Maybe it has something to do with the fact that we have been undergoing the strongest grand solar maximum in thousands of years?
    I think milankovich cycles drives the long term trend of climate, while solar activity affects the short term climate.

  44. Don Easterbrook,

    I disagree with your assessment. Glacial and interglacials (including the last several) are generally caused by Milankovitch cycles. The Holocene Optimum is no different. Now, under the initial forcing of Milankovtich cycles, a whole host of other feedbacks can be initiated, such as outgassing of CO2 from the oceans, changes in ocean currents, chemistry, etc. Also, because the climate exists on the edge of chaos, we know that sudden changes in climate can also happen as secondary effects to the solar insolation changes from Milankovitch. For example, as earth was coming out of the last glacial period (based again, on Milankovitch cycles) we know that the earth was suddenly cast back into a glacial period for over a thousand years. This Younger Dryas cooling was likely caused by the sudden release of a great deal of fresh water from glacial melt, which altered deep ocean circulation. This sudden cooling happened even thought the Milankovitch cycle was trending toward warming. As stated, it took over a thousand years for the earth to get back on track to the longer-term warming that the Mllankovitch forcing was moving it towards…and of course, that longer-term Milankovitch warming resulted in the Holocene Optimum which really followed pretty rapidly geologically speaking after the extreme cooling of the Younger Dryas. Of course, the planet has generally been cooling very slowly since the Holocene Optimum, with the exception of course, our modern warming.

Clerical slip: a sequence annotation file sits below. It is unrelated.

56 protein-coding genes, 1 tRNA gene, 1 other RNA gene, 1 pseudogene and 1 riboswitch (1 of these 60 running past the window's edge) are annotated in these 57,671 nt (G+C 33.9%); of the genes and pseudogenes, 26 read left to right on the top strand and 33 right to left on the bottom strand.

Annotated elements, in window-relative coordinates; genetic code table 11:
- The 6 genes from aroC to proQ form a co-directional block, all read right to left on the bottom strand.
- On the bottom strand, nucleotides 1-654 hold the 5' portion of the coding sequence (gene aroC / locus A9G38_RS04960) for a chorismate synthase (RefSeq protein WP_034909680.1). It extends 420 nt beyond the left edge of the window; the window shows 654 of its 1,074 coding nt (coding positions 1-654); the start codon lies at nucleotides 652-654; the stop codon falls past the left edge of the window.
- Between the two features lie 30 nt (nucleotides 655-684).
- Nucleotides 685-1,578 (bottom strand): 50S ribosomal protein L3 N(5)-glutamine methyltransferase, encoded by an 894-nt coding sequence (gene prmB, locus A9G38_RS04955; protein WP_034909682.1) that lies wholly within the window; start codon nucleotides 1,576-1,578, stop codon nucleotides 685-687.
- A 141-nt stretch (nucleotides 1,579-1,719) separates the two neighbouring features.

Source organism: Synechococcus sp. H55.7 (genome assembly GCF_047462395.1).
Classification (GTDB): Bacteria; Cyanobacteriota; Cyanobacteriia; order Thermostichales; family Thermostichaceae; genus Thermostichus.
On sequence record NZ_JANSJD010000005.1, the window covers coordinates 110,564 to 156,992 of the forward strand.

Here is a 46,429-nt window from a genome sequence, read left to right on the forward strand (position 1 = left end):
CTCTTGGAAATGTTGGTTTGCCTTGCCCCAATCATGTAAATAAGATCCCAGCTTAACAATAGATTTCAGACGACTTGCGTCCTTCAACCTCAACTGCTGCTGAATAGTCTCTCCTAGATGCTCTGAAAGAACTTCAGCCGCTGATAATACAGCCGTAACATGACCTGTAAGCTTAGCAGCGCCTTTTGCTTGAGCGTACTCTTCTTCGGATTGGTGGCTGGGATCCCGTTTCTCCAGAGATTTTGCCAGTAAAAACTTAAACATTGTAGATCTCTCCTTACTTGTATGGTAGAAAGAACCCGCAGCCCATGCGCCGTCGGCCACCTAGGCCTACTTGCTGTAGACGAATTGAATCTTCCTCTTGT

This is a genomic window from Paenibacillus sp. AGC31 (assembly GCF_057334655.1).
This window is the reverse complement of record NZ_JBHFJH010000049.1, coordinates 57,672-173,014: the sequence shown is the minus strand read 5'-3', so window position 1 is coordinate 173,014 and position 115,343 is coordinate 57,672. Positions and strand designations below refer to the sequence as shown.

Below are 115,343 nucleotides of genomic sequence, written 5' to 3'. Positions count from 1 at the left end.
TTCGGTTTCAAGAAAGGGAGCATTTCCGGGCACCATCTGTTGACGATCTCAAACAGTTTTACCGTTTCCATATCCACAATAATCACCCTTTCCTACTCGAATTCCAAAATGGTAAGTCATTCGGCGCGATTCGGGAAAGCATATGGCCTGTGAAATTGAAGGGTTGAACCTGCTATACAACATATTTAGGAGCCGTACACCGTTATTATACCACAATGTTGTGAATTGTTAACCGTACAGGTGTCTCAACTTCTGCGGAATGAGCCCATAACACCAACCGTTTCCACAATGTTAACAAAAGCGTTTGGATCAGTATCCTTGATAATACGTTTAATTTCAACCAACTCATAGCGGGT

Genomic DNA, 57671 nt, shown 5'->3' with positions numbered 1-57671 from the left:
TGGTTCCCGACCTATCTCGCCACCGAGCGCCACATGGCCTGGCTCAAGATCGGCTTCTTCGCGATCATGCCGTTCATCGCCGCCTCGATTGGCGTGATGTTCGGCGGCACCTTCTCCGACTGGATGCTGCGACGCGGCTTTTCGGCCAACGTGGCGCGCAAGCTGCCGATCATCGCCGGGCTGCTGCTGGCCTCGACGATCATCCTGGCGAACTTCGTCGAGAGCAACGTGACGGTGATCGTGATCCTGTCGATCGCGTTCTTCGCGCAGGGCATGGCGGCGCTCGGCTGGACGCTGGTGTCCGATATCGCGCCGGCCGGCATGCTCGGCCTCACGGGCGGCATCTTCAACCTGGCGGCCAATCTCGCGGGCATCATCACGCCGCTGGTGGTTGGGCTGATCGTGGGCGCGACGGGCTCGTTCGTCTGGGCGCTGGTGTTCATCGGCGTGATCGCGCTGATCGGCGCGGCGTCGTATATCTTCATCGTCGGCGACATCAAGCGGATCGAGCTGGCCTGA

45. R Gates; You are hopeless. But I would say that we a trend of a little warming since 1970 is not climate. What you are taking about is over a much larger time period there for the so called forcing are clearer. But when we are talking about 50-100 years it really is such a short period of time compared to the time frame of what you are talking about that we cannot easily see the small natural changes that have lead to the very slight warming we observe during this short time period, but, CO2 is not the cause. But you are hopeless and nothing anybody says will get through to you.

  46. tommy says:
    August 5, 2011 at 10:41 am
    @R. Gates
    Maybe it has something to do with the fact that we have been undergoing the strongest grand solar maximum in thousands of years?
    I think milankovich cycles drives the long term trend of climate, while solar activity affects the short term climate.

    ___
    I would not disagree with your assessment of the relatively long-term/short-term effects on climate with regard to Milankovitch cycles and solar forcings. Up until the past few decades, I would say these two were the long-term/short-term drivers of climate, but with GHG’s now breaking away from their entrainment to the Milankovitch cycle based on human activity, all bets are off…i.e. enter the Anthropocene.

  47. Tom T says:
    August 5, 2011 at 10:54 am
    R Gates; You are hopeless.
    ___
    Nope, I still have lots of hope.

    Be in regards to your ad hominem, best to stick to the science.

  48. Don Easterbrook says:
    August 5, 2011 at 7:24 am

    What this means, of course, is that we must look elsewhere for the cause not only of these ancient climate changes, but also for the cause of modern climate changes.
    _____